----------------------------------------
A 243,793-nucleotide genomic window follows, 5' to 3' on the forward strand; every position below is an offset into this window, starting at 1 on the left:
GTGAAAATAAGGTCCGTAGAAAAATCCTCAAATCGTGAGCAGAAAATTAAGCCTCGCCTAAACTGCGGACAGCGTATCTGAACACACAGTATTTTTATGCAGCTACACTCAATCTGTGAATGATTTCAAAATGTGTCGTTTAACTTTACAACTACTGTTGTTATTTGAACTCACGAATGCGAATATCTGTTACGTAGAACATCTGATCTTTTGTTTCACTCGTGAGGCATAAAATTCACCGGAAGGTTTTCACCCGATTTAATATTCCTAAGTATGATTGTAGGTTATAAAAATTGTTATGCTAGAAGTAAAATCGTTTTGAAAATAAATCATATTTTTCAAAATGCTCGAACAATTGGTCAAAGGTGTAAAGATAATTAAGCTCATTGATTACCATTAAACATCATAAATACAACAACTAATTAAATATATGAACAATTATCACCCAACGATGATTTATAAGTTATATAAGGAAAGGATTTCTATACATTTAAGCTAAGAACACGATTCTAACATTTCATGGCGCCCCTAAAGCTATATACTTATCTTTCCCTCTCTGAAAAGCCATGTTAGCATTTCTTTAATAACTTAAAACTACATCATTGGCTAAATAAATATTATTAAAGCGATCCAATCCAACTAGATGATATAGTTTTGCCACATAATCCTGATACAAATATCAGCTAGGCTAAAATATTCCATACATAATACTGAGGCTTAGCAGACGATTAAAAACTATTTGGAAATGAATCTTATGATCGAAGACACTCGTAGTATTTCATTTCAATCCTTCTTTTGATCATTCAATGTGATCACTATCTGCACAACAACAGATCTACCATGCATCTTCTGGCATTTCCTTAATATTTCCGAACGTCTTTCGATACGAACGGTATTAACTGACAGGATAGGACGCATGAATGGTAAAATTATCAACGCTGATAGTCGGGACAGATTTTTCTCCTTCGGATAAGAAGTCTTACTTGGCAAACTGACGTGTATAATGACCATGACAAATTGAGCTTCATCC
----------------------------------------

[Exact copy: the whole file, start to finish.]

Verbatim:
A 243,793-nucleotide genomic window follows, 5' to 3' on the forward strand; every position below is an offset into this window, starting at 1 on the left:
GTGAAAATAAGGTCCGTAGAAAAATCCTCAAATCGTGAGCAGAAAATTAAGCCTCGCCTAAACTGCGGACAGCGTATCTGAACACACAGTATTTTTATGCAGCTACACTCAATCTGTGAATGATTTCAAAATGTGTCGTTTAACTTTACAACTACTGTTGTTATTTGAACTCACGAATGCGAATATCTGTTACGTAGAACATCTGATCTTTTGTTTCACTCGTGAGGCATAAAATTCACCGGAAGGTTTTCACCCGATTTAATATTCCTAAGTATGATTGTAGGTTATAAAAATTGTTATGCTAGAAGTAAAATCGTTTTGAAAATAAATCATATTTTTCAAAATGCTCGAACAATTGGTCAAAGGTGTAAAGATAATTAAGCTCATTGATTACCATTAAACATCATAAATACAACAACTAATTAAATATATGAACAATTATCACCCAACGATGATTTATAAGTTATATAAGGAAAGGATTTCTATACATTTAAGCTAAGAACACGATTCTAACATTTCATGGCGCCCCTAAAGCTATATACTTATCTTTCCCTCTCTGAAAAGCCATGTTAGCATTTCTTTAATAACTTAAAACTACATCATTGGCTAAATAAATATTATTAAAGCGATCCAATCCAACTAGATGATATAGTTTTGCCACATAATCCTGATACAAATATCAGCTAGGCTAAAATATTCCATACATAATACTGAGGCTTAGCAGACGATTAAAAACTATTTGGAAATGAATCTTATGATCGAAGACACTCGTAGTATTTCATTTCAATCCTTCTTTTGATCATTCAATGTGATCACTATCTGCACAACAACAGATCTACCATGCATCTTCTGGCATTTCCTTAATATTTCCGAACGTCTTTCGATACGAACGGTATTAACTGACAGGATAGGACGCATGAATGGTAAAATTATCAACGCTGATAGTCGGGACAGATTTTTCTCCTTCGGATAAGAAGTCTTACTTGGCAAACTGACGTGTATAATGACCATGACAAATTGAGCTTCATCC